Inflation continues to moderate. In November, the Consumer Price Index (CPI) has grown by 6.8% compared to the same month last year, according to the data advanced this Tuesday by the National Institute of Statistics. Within the sustained episode of famine experienced by Spain and all the advanced economies, this is relatively good data: to begin with, because it represents the fourth consecutive month in which the indicator has fallen, after the peak in July. The second reason is that the idea that the descent has begun towards the foot of the mountain is becoming more and more clearly outlined, and we are not facing an intermediate valley that ends at an even higher peak. The third is that, although no one can rule out that some bump appears along the way, Spain (and consumers) saves one more month the scare that an inflationary spike would entail, what experts call saw teeth.
Regarding the causes of the drop in inflation, there is little new with respect to previous months. Energy has explained a large part of the inflationary escalation throughout Europe, and is the protagonist of the relaxation of prices in Spain in recent months. Electricity, in particular, points to a new reduction in prices in a November in which the wind generation record has been broken. But international oil prices are also pointing in the same direction. The INE highlights precisely electricity and fuels among the components with the greatest influence on the drop in the CPI compared to previous months. He also cites clothing and footwear because, as happened in October, in this new season they have risen less than in 2021, which helps to lower inflation since it is measured year-on-year.
The so-called base effect also plays an important role in price developments. With this, the experts refer to the influence of the starting situation in the statistical comparison. Inflation has already been high for more than 12 months, and a year ago it did not stop growing, which now favors the interannual variation in prices to moderate (when measured with respect to amounts that were already very high). Although in this case, also in the monthly comparison, the statistic recedes: the indicator as a whole was 0.1% cheaper in November than in October.
The apparent truce in energy prices, at the gates of a winter fraught with uncertainty for Europe, is good news for households, which are living the cross in the high price of food. These marked a new all-time high in October with growth of 15.4%. The advanced indicator of the INE does not offer clues at the moment about its behavior in November, so we will have to wait a few weeks to see the evolution of inflation by components and check if, at the gates of the period of greatest consumption, some finally arrives good news to the shopping cart.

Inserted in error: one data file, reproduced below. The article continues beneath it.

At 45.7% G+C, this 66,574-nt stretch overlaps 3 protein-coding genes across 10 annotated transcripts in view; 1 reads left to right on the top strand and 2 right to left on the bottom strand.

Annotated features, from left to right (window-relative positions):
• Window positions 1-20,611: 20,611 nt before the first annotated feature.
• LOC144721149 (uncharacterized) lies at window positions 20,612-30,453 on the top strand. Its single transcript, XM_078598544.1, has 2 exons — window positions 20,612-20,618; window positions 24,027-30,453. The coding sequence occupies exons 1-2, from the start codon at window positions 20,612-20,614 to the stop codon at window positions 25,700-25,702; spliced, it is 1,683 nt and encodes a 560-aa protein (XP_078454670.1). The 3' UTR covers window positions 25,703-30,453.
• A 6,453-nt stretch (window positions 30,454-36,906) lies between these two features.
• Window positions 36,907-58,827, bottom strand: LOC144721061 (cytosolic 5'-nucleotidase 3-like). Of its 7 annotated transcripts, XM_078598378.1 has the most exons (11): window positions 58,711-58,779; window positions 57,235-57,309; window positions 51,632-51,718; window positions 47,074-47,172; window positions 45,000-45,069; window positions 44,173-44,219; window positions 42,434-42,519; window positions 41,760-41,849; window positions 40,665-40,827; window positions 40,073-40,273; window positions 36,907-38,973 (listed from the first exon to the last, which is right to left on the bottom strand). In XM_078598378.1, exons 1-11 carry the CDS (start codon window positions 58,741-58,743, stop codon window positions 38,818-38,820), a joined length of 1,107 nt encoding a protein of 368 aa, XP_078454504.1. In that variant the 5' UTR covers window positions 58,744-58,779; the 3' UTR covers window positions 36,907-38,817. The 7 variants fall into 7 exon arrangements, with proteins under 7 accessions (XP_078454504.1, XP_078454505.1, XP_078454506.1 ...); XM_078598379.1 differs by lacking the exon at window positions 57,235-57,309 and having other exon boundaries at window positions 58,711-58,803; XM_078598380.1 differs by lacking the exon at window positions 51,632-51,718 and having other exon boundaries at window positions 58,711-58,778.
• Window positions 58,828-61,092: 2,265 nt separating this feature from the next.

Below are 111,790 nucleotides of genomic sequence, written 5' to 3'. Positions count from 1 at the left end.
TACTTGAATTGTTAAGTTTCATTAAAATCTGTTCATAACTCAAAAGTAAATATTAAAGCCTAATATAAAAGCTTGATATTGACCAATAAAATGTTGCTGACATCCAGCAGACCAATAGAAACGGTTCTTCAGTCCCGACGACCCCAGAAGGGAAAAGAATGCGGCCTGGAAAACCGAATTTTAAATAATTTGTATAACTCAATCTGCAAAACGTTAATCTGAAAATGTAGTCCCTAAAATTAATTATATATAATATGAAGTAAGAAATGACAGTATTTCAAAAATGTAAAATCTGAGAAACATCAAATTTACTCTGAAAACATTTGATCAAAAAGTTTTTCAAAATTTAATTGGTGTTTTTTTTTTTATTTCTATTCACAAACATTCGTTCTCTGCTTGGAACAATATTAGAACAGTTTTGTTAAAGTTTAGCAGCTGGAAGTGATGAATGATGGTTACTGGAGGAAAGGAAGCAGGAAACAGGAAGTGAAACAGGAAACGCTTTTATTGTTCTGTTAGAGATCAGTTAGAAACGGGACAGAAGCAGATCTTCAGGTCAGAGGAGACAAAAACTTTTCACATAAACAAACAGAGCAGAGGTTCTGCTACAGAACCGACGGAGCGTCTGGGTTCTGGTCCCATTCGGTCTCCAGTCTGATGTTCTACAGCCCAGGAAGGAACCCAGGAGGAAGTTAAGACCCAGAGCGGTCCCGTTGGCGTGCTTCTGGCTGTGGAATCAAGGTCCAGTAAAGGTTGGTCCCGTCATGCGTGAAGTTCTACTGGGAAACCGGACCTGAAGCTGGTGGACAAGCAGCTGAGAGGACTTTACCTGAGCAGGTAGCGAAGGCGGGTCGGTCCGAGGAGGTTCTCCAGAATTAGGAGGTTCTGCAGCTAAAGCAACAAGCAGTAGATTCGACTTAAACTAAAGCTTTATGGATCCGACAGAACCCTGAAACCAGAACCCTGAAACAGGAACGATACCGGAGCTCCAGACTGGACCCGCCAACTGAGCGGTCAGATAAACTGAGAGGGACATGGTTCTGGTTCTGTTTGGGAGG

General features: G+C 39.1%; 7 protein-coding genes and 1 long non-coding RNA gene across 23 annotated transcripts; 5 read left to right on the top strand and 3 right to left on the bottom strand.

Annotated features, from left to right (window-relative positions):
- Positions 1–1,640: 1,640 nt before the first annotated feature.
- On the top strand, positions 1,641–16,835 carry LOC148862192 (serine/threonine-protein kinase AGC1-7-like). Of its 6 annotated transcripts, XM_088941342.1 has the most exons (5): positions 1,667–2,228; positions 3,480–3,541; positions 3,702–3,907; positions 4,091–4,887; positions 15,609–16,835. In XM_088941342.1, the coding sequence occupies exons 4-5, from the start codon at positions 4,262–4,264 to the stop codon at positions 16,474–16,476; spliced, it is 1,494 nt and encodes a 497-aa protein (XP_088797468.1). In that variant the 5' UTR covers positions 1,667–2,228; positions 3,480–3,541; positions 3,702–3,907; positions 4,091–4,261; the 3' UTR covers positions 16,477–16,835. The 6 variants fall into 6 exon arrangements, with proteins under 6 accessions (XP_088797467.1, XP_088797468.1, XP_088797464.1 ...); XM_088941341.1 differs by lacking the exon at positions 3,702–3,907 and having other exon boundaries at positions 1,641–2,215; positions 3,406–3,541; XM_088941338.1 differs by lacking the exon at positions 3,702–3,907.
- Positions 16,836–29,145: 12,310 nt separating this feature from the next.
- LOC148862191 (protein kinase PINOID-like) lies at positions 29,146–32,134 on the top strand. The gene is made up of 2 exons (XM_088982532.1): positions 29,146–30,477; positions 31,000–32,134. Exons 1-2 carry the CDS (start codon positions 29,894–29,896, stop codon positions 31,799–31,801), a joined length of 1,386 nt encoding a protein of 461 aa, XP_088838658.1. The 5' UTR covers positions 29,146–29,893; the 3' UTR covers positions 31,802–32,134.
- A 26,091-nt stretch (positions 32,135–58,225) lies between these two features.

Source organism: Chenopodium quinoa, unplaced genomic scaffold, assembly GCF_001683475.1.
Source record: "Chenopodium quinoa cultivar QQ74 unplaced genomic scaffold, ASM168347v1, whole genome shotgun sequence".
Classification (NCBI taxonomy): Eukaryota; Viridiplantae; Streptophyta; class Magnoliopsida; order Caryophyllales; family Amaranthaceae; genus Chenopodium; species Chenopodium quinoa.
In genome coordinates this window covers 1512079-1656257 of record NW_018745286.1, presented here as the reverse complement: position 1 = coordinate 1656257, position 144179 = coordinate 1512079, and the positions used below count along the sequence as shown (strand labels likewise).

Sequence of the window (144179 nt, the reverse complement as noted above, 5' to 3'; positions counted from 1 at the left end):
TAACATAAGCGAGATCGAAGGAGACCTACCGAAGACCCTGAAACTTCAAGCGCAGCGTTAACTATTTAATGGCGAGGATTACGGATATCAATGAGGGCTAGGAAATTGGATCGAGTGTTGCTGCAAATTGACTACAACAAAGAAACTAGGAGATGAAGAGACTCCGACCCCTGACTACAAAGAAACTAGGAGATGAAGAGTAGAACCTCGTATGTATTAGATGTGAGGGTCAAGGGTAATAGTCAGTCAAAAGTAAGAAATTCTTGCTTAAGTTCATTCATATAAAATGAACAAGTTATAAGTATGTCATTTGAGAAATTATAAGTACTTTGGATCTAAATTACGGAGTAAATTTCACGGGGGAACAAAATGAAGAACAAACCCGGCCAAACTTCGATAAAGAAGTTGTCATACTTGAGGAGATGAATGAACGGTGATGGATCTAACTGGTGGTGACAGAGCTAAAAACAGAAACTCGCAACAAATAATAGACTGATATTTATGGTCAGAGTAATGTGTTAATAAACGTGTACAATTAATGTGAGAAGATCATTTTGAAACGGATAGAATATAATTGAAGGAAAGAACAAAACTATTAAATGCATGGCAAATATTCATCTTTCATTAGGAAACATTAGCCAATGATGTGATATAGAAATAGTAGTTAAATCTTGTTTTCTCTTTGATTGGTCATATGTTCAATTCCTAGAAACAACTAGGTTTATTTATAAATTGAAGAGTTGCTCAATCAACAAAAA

What the INE has advanced, as usual, is core inflation. This stands at 6.3%, one tenth more than in previous months, and is another bad news. This indicator, which excludes fresh food and energy prices as they are considered very volatile, is important because it gives clues about future price developments. Their persistence seems to agree with the European Central Bank (ECB), which on Monday indicated that the inflationary episode is far from subsiding in the continent and announced new increases in official interest rates. However, the president of the organization, Christine Lagarde, also highlighted the difficulty of implementing the current monetary policy —consisting of raising the price of money to contain consumption and, with it, the growth of prices— with such disparate situations between the single currency partners. Spain was the second country, below France, with the lowest increase in the CPI in October. The data known this Tuesday will continue to maintain it with complete security around those positions.
“Inflation has fallen by four points in the last four months, which places Spain as one of the countries with the fastest and most intense decline in the European Union”, highlighted the Ministry of Economy. “The reduction in inflation reveals the positive impact of the measures implemented to cushion the rise in prices,” he added in an assessment sent to the media.
The advance data will situate the inflation average for the last 12 months at 8.5%. This data is important because it equals the estimate made by the Government in the Budgets for updating pensions. These will therefore grow by the expected percentage, but they will do so from January, as established by the updating mechanism established by the Executive of Pedro Sánchez, which takes into account the evolution of prices between December of a financial year and November of the following year. Again, we will have to wait for the final inflation data that the statistical institute will offer within two weeks to confirm it, although this normally moves little and will hardly alter the average value.
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